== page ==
DALLAS - Dallas homeless service providers are working to prepare for one of the longest stretches of below-freezing temperatures in the city in years.
This time around, the pandemic combined with the cold creates new issues.
Melvin Hunder is one of several homeless people in Dallas who say they plan to tough out the brutal stretch of below-freezing temperatures.
"I got a couple of blankets. Before this, I was on the streets," Hunder said. "If I can endure on the street, surely I can in a tent."
A private property owner has allowed the homeless to create what has become known as Camp Rhonda.
The city has warned the owner he is violating zoning laws and is urging him to come into compliance by clearing out the camp.
Willie Hodge, known as the unofficial mayor of the camp, says some people are staying to protect their only belongings.
"Things they’re hanging on to," he said. "They don’t want to jeopardize their property."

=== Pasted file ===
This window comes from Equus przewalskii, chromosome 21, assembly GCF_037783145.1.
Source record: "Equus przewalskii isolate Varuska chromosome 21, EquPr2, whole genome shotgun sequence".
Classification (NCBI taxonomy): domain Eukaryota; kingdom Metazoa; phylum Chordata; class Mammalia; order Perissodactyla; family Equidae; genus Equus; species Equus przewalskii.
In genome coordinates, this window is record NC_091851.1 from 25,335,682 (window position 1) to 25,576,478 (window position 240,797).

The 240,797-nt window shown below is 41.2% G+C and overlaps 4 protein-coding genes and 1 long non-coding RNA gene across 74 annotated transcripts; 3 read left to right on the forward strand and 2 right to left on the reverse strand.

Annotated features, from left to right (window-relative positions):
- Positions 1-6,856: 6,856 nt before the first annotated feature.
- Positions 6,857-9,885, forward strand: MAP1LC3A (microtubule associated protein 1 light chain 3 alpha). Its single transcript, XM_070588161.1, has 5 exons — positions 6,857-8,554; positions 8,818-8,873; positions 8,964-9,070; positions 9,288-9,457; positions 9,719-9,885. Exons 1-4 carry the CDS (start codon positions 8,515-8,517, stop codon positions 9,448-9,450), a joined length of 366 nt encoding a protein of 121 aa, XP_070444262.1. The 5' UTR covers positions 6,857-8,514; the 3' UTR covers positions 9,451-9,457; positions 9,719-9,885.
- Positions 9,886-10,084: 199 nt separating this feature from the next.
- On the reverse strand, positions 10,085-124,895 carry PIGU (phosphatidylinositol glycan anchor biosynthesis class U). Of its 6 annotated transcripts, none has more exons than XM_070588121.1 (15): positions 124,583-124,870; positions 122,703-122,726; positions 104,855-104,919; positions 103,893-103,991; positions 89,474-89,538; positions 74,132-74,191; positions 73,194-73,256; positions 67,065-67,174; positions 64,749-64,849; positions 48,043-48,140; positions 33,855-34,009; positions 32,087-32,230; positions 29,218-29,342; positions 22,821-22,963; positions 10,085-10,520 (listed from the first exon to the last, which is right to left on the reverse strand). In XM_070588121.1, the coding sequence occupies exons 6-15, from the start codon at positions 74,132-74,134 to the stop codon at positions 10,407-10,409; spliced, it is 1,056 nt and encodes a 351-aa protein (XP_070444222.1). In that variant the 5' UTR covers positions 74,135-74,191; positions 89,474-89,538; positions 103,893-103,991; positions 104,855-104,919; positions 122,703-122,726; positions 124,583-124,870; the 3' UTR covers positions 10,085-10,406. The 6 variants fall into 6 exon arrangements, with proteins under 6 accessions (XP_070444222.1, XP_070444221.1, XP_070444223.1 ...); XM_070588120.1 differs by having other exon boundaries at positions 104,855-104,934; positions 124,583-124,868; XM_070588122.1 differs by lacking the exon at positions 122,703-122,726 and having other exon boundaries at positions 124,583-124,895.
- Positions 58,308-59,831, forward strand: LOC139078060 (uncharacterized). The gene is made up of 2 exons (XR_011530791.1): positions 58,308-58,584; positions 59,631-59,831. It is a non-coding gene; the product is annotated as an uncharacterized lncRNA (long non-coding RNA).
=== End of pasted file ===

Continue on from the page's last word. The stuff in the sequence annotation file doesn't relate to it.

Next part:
Our Calling is working to let the homeless know they can help. Pastor Wayne Walker says some people will inevitably die if they stay out in the cold.
"Someone not homeless thinks the solution is to provide camping equipment. This week shows why that is a bad idea," Walker said.
Our Calling is giving the homeless rapid COVID-19 tests and then placing hundreds of homeless in area shelters or hotels the city now owns.
Our Calling is prepared to open their own doors if space runs out, even though the city has banned them from doing so.
"We trust the Lord to protect us against fines and people to pay for hotel rooms," Walker said.
Kevin Oden, the city's interim director of the office of homeless solutions, says he calculates there will be enough space to shelter everyone who wants it.
"I feel confident with our ability to serve need that presents itself," he said. "We’re doing a proactive outreach."
People like Brenda Butler are thankful they are receiving a warm place to stay.
"I felt like hell," she said. "Too cold."